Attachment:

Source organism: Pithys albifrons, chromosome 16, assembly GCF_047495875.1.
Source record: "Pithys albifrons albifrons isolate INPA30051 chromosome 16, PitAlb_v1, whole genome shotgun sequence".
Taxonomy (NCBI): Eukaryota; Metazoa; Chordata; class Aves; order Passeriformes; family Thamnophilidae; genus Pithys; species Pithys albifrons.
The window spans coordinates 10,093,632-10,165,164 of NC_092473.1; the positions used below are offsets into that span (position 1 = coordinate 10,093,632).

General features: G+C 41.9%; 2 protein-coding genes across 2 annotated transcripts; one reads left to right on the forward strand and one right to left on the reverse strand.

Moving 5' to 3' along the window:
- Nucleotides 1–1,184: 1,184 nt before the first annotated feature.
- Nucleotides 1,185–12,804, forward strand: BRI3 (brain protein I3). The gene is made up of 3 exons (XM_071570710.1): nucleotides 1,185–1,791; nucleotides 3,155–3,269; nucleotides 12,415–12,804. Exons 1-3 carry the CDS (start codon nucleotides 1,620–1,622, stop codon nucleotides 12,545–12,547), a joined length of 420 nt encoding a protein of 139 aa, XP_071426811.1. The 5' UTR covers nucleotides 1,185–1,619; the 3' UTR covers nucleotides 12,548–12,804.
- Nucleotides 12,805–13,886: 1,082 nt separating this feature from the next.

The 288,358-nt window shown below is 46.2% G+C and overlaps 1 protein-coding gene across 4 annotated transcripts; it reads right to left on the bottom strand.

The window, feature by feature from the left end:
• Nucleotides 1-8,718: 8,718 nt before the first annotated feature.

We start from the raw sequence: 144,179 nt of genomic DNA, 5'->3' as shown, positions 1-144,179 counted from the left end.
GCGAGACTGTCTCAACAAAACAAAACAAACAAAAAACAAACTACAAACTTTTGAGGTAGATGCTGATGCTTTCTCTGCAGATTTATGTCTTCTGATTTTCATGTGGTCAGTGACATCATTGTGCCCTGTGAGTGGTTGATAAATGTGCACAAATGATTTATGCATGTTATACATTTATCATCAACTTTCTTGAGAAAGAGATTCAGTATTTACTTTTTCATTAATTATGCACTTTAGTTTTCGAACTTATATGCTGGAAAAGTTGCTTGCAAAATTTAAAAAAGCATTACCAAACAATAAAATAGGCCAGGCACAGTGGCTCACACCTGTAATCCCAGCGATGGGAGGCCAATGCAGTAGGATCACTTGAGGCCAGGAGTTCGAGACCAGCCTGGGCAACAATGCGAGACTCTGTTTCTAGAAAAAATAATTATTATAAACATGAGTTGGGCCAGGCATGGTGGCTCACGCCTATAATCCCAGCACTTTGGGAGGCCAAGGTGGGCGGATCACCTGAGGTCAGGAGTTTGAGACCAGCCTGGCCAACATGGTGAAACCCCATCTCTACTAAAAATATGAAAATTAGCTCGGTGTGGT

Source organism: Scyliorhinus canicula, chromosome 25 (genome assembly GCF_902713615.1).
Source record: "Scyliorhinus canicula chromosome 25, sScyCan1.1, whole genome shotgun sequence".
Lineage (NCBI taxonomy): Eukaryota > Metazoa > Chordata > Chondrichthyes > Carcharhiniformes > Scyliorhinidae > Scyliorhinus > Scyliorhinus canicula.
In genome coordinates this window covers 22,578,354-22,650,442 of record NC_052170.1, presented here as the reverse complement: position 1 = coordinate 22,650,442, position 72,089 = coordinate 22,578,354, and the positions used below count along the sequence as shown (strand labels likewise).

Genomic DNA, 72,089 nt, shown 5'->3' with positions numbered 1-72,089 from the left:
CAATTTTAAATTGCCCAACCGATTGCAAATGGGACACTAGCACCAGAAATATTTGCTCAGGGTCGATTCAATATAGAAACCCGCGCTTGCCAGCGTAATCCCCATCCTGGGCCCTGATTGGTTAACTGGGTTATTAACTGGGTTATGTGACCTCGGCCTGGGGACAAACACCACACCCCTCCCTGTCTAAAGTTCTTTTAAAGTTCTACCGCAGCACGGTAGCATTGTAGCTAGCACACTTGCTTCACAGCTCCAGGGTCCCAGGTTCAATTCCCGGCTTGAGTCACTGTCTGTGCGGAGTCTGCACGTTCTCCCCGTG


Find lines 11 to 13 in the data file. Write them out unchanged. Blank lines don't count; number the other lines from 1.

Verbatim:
The window, feature by feature from the left end:
• Nucleotides 1-8,718: 8,718 nt before the first annotated feature.

We start from the raw sequence: 144,179 nt of genomic DNA, 5'->3' as shown, positions 1-144,179 counted from the left end.